Dec 2015
Carbon’s Twelve Books Of Christmas
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Looking for a few last minute Christmas gift ideas? There’s nothing better than discovering a new book, settling down beside the fire, and being warmed by words. Here are Carbon’s top twelve books that excite us (…we’ve even read some of them!)

1. Purple Cow

by Seth Godin.

Michael Burne recommends Purple Cow to anyone who is building a game-changing, disruptive business. He discovered this remarkable book years ago. Since then it has fuelled loads of interesting and productive discussions. Godin’s advice is simple: just be the purple cow in a field of monochrome Holsteins.

2. The Consciousness of Sheep

by Tim Watkins

From cows… to sheep! The Consciousness of Sheep explores the economic world stage, pointing out how people and governments behave like sheep. At a networking event, David Martin met this book’s publisher and he’s excited about reading it. David thinks the sheep metaphor resonates with Carbon’s way of doing things. “Everyone in large, traditional law firms just seems to have their head down, trundling around all day looking for more grass. It’s only when a sheep escapes from the field that they start to think: what on earth is happening? At Carbon, we’re the escaped sheep!” David grins.

3. The Lonely Planet Guide to the Middle of Nowhere

by Lonely Planet

Do you have a sense of adventure? Or are you ‘going places’ in an entrepreneurial sense? Michael Burne would love to read this book, which combines awe-inspiring full colour photographs of remote places with essays on being away, apart, or alone. Whether in the remote regions of Russia or the chaotic streets of Shanghai, exploration is a state of mind as much as a destination.

4. The Hitchhiker’s Guide to the Galaxy

by Douglas Adams

Another travel guide – but this one’s about intergalactic adventure! It’s no surprise that David Martin likes this quirky sci-fi favourite, full of genius neologisms and hilarious truths. Here’s one for you high-flying entrepreneurial types who know the value of bouncing back from catastrophe: “There is an art… or rather, a knack to flying. The knack lies in learning how to throw yourself at the ground and miss.”

5. Worldchanging: A Users Guide to 21st Century

by Alex Steffen

At the top of all our Christmas lists is a sustainable, liveable, prosperous future. So let’s venture into 2016 with Steffan’s ground-breaking compendium, and resolve to make next year a bit different. This book shows what’s possible in the near future – if we decide to make it so.

6. Grapes of Wrath

by John Steinbeck

This American classic has moved a few of us here at Carbon. Set during the Great Depression, it tells the story of migrant farmers setting out along the legendary Route 66. Steinbeck captures the jagged edges of resilience and hopelessness. (Just between us, the ending made our Chief Executive shed a tear on the tube between Victoria and Chancery Lane!)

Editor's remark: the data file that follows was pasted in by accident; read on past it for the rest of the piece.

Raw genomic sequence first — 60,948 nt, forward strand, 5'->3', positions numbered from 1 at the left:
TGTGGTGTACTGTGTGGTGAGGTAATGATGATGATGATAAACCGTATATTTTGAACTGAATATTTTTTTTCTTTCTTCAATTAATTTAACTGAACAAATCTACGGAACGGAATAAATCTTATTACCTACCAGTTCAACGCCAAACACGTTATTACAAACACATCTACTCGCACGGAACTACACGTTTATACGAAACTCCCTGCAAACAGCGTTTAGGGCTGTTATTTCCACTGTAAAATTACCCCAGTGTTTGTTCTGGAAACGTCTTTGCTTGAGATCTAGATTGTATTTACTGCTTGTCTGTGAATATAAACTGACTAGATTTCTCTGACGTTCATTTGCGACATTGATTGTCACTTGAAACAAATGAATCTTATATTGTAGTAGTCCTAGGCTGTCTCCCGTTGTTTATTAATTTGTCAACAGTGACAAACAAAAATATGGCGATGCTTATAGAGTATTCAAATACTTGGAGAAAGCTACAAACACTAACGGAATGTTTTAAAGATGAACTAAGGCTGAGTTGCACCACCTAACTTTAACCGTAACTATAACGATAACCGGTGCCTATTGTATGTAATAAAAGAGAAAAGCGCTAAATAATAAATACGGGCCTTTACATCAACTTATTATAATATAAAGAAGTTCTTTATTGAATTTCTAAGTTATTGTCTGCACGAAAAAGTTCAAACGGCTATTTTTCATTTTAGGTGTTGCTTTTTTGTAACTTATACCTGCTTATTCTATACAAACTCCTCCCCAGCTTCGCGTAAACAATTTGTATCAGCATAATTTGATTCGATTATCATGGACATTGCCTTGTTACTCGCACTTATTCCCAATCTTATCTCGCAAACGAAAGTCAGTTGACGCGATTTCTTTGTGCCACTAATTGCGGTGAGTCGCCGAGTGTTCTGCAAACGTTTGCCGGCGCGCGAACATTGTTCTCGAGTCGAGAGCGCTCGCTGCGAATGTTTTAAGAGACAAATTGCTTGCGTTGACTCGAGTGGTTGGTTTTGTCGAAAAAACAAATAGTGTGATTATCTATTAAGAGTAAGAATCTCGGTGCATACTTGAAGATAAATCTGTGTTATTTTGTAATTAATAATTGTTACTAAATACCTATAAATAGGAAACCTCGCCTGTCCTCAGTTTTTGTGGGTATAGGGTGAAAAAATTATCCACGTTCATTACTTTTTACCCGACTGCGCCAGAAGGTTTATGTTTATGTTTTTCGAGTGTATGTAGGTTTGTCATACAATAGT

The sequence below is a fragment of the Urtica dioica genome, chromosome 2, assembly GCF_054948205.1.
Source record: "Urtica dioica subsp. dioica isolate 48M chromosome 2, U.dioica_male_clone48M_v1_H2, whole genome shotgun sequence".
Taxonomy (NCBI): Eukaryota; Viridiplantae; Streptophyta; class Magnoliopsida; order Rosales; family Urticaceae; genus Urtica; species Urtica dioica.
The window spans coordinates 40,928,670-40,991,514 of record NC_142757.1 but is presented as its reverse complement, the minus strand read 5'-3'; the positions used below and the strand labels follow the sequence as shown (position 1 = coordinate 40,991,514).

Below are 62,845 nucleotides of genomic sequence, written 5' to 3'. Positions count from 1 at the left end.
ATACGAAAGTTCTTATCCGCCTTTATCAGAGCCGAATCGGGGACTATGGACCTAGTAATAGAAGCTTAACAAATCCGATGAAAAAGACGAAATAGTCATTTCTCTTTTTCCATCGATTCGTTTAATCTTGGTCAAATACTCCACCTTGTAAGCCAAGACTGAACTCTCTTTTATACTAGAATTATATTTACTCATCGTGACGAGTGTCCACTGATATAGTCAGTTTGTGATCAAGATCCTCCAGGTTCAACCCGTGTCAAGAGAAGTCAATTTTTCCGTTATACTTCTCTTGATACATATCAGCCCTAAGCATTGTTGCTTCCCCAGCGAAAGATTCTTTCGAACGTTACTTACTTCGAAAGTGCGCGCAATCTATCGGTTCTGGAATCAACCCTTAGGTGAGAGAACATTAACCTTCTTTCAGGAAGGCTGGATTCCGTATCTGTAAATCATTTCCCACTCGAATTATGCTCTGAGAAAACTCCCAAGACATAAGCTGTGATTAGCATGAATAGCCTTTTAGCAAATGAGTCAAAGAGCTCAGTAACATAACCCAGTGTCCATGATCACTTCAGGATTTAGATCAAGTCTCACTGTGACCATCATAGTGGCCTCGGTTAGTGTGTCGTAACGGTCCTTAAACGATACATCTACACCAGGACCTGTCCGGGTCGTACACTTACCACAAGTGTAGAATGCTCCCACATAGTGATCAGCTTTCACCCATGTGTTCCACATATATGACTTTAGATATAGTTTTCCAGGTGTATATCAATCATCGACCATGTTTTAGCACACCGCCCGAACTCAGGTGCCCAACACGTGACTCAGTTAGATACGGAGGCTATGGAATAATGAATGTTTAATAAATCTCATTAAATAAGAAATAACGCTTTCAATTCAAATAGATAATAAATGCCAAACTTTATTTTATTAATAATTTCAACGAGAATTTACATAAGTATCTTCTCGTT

7. The Hero with a Thousand Faces

the collected works of Joseph Campbell

Who are your heroes? This author reckons that archetypal heroes in different world mythologies have a lot in common. They all go on the same essential journey, from call to action to reaching their goal. A hero’s final step is using their newly found self-knowledge to improve the world. If you need any more convincing, George Lucas is a fan – Campbell’s ideas influenced Star Wars.

8. Guess How Much I Love You

by Sam McBratney

Speaking of heroes, here’s a story to share with the whole family. We love Rachel Clayfield’s suggestion, the children’s book that’s celebrating 20 years of heart-warming snuggles before bedtime. We all wish we had more time to read. But there’s always room in the day for the story-time tradition we love as high as we can hop

9. Do It Yourself

by Thomas Bärnthaler

50 of the world’s most exciting designers and visionary artists have devised simple objects that anyone can make at home – using basic tools and everyday items. “My office at home doesn’t have a filing cabinet yet,” Jon tells Carbon Curated confidingly. “But this book has a design for one made out of broomsticks! I can’t wait to get stuck in.”

10. The Five People You Meet In Heaven

by Mitch Albom

From the same pen as ‘Tuesdays with Morrie’, this book begins at the end. A lonely war veteran awakens in the afterlife. He finds out that heaven is a place where your earthly life is explained to you by five people who played a part in it. Judith Turnbull describes this book as a gripping and thoughtful read. It makes you realise that the people who affect your life most are not necessarily the ones you’re closest to.

11. Man’s Search For Meaning

by Viktor Frankl

Frankl came to believe that man exists in order to find meaning and purpose in life. He wrote this thesis on secret scraps of paper in a concentration camp during the Holocaust. Despite enormous loss, Frankl found his own sense of purpose: to finish his thesis ‘Man’s Search For Meaning.’ It sounds like a grim read – and yes, Frankl describes his experiences with striking truthfulness and accuracy. But his belief in man’s essential goodness is ultimately uplifting.

12. Oh, The Places You’ll Go

by Dr. Seuss

“Out there things can happen and frequently do

to people as brainy and footsy as you.

And when things start to happen, don’t worry. Don’t stew.

Just go right along. You’ll start happening too.”